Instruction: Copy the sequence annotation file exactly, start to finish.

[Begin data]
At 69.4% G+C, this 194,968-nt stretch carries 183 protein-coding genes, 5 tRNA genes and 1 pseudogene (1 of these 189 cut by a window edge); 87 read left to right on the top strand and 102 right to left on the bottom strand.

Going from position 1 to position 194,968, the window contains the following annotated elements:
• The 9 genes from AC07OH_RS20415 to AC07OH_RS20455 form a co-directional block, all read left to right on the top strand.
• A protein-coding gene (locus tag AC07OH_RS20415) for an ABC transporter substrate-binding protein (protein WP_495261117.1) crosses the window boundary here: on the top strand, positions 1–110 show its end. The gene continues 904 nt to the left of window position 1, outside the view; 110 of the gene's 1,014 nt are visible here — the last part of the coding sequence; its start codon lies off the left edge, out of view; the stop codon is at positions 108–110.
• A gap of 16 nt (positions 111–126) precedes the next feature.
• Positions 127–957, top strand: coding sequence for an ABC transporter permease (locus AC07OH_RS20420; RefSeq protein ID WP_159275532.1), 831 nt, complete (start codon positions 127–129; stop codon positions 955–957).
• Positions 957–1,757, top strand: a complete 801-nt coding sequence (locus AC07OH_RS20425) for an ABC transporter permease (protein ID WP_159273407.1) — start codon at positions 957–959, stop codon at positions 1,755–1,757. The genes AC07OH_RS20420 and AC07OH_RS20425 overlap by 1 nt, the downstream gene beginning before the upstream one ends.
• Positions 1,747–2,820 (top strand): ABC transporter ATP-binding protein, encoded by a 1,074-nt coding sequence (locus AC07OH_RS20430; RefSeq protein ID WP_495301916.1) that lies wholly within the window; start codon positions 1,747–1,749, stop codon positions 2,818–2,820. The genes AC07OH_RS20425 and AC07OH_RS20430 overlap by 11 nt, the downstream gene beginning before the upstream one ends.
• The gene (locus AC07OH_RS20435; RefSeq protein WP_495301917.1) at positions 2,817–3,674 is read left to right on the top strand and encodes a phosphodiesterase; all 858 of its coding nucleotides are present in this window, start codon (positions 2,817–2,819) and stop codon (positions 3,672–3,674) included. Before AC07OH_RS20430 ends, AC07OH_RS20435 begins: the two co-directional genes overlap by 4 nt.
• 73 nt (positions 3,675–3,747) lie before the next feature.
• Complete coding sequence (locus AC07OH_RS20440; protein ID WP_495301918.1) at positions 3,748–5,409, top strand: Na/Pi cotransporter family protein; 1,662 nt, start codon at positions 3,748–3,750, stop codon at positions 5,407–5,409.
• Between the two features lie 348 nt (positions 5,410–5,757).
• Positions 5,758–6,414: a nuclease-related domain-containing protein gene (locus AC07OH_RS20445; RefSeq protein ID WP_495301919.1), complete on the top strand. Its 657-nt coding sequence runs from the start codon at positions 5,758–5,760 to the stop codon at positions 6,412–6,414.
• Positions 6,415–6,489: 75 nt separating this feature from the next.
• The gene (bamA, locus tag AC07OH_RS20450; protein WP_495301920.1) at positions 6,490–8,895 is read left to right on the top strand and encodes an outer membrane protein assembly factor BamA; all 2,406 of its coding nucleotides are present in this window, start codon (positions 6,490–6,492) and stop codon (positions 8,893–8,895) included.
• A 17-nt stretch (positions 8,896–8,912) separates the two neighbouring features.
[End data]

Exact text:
At 69.4% G+C, this 194,968-nt stretch carries 183 protein-coding genes, 5 tRNA genes and 1 pseudogene (1 of these 189 cut by a window edge); 87 read left to right on the top strand and 102 right to left on the bottom strand.

Going from position 1 to position 194,968, the window contains the following annotated elements:
• The 9 genes from AC07OH_RS20415 to AC07OH_RS20455 form a co-directional block, all read left to right on the top strand.
• A protein-coding gene (locus tag AC07OH_RS20415) for an ABC transporter substrate-binding protein (protein WP_495261117.1) crosses the window boundary here: on the top strand, positions 1–110 show its end. The gene continues 904 nt to the left of window position 1, outside the view; 110 of the gene's 1,014 nt are visible here — the last part of the coding sequence; its start codon lies off the left edge, out of view; the stop codon is at positions 108–110.
• A gap of 16 nt (positions 111–126) precedes the next feature.
• Positions 127–957, top strand: coding sequence for an ABC transporter permease (locus AC07OH_RS20420; RefSeq protein ID WP_159275532.1), 831 nt, complete (start codon positions 127–129; stop codon positions 955–957).
• Positions 957–1,757, top strand: a complete 801-nt coding sequence (locus AC07OH_RS20425) for an ABC transporter permease (protein ID WP_159273407.1) — start codon at positions 957–959, stop codon at positions 1,755–1,757. The genes AC07OH_RS20420 and AC07OH_RS20425 overlap by 1 nt, the downstream gene beginning before the upstream one ends.
• Positions 1,747–2,820 (top strand): ABC transporter ATP-binding protein, encoded by a 1,074-nt coding sequence (locus AC07OH_RS20430; RefSeq protein ID WP_495301916.1) that lies wholly within the window; start codon positions 1,747–1,749, stop codon positions 2,818–2,820. The genes AC07OH_RS20425 and AC07OH_RS20430 overlap by 11 nt, the downstream gene beginning before the upstream one ends.
• The gene (locus AC07OH_RS20435; RefSeq protein WP_495301917.1) at positions 2,817–3,674 is read left to right on the top strand and encodes a phosphodiesterase; all 858 of its coding nucleotides are present in this window, start codon (positions 2,817–2,819) and stop codon (positions 3,672–3,674) included. Before AC07OH_RS20430 ends, AC07OH_RS20435 begins: the two co-directional genes overlap by 4 nt.
• 73 nt (positions 3,675–3,747) lie before the next feature.
• Complete coding sequence (locus AC07OH_RS20440; protein ID WP_495301918.1) at positions 3,748–5,409, top strand: Na/Pi cotransporter family protein; 1,662 nt, start codon at positions 3,748–3,750, stop codon at positions 5,407–5,409.
• Between the two features lie 348 nt (positions 5,410–5,757).
• Positions 5,758–6,414: a nuclease-related domain-containing protein gene (locus AC07OH_RS20445; RefSeq protein ID WP_495301919.1), complete on the top strand. Its 657-nt coding sequence runs from the start codon at positions 5,758–5,760 to the stop codon at positions 6,412–6,414.
• Positions 6,415–6,489: 75 nt separating this feature from the next.
• The gene (bamA, locus tag AC07OH_RS20450; protein WP_495301920.1) at positions 6,490–8,895 is read left to right on the top strand and encodes an outer membrane protein assembly factor BamA; all 2,406 of its coding nucleotides are present in this window, start codon (positions 6,490–6,492) and stop codon (positions 8,893–8,895) included.
• A 17-nt stretch (positions 8,896–8,912) separates the two neighbouring features.